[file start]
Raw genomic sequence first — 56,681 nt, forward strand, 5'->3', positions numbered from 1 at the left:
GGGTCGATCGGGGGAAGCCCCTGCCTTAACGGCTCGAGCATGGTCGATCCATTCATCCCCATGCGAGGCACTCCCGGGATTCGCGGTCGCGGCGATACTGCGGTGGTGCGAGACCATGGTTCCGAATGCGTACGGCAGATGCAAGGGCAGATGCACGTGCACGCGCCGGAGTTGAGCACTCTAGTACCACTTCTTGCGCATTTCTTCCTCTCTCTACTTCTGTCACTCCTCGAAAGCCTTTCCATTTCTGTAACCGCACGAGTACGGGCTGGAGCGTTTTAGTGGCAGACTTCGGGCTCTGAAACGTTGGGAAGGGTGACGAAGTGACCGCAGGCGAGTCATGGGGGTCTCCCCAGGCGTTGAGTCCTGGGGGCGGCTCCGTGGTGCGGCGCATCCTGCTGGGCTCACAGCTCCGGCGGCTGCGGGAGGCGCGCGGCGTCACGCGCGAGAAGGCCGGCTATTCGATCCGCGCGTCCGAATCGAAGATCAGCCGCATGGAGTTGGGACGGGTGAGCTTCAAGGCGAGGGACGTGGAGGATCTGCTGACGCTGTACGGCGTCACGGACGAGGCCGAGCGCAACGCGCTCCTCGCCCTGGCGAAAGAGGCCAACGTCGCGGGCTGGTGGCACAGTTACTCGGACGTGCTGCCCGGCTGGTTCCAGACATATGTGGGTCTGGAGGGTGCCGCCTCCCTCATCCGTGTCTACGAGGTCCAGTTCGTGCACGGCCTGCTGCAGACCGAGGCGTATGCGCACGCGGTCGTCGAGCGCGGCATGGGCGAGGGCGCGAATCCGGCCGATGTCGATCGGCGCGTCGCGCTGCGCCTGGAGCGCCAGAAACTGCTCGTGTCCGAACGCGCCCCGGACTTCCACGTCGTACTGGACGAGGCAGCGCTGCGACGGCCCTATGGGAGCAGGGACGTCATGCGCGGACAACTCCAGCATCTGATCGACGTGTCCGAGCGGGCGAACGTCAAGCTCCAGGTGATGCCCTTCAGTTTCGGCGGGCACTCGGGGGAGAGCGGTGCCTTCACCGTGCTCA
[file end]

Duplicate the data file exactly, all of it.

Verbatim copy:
Raw genomic sequence first — 56,681 nt, forward strand, 5'->3', positions numbered from 1 at the left:
GGGTCGATCGGGGGAAGCCCCTGCCTTAACGGCTCGAGCATGGTCGATCCATTCATCCCCATGCGAGGCACTCCCGGGATTCGCGGTCGCGGCGATACTGCGGTGGTGCGAGACCATGGTTCCGAATGCGTACGGCAGATGCAAGGGCAGATGCACGTGCACGCGCCGGAGTTGAGCACTCTAGTACCACTTCTTGCGCATTTCTTCCTCTCTCTACTTCTGTCACTCCTCGAAAGCCTTTCCATTTCTGTAACCGCACGAGTACGGGCTGGAGCGTTTTAGTGGCAGACTTCGGGCTCTGAAACGTTGGGAAGGGTGACGAAGTGACCGCAGGCGAGTCATGGGGGTCTCCCCAGGCGTTGAGTCCTGGGGGCGGCTCCGTGGTGCGGCGCATCCTGCTGGGCTCACAGCTCCGGCGGCTGCGGGAGGCGCGCGGCGTCACGCGCGAGAAGGCCGGCTATTCGATCCGCGCGTCCGAATCGAAGATCAGCCGCATGGAGTTGGGACGGGTGAGCTTCAAGGCGAGGGACGTGGAGGATCTGCTGACGCTGTACGGCGTCACGGACGAGGCCGAGCGCAACGCGCTCCTCGCCCTGGCGAAAGAGGCCAACGTCGCGGGCTGGTGGCACAGTTACTCGGACGTGCTGCCCGGCTGGTTCCAGACATATGTGGGTCTGGAGGGTGCCGCCTCCCTCATCCGTGTCTACGAGGTCCAGTTCGTGCACGGCCTGCTGCAGACCGAGGCGTATGCGCACGCGGTCGTCGAGCGCGGCATGGGCGAGGGCGCGAATCCGGCCGATGTCGATCGGCGCGTCGCGCTGCGCCTGGAGCGCCAGAAACTGCTCGTGTCCGAACGCGCCCCGGACTTCCACGTCGTACTGGACGAGGCAGCGCTGCGACGGCCCTATGGGAGCAGGGACGTCATGCGCGGACAACTCCAGCATCTGATCGACGTGTCCGAGCGGGCGAACGTCAAGCTCCAGGTGATGCCCTTCAGTTTCGGCGGGCACTCGGGGGAGAGCGGTGCCTTCACCGTGCTCA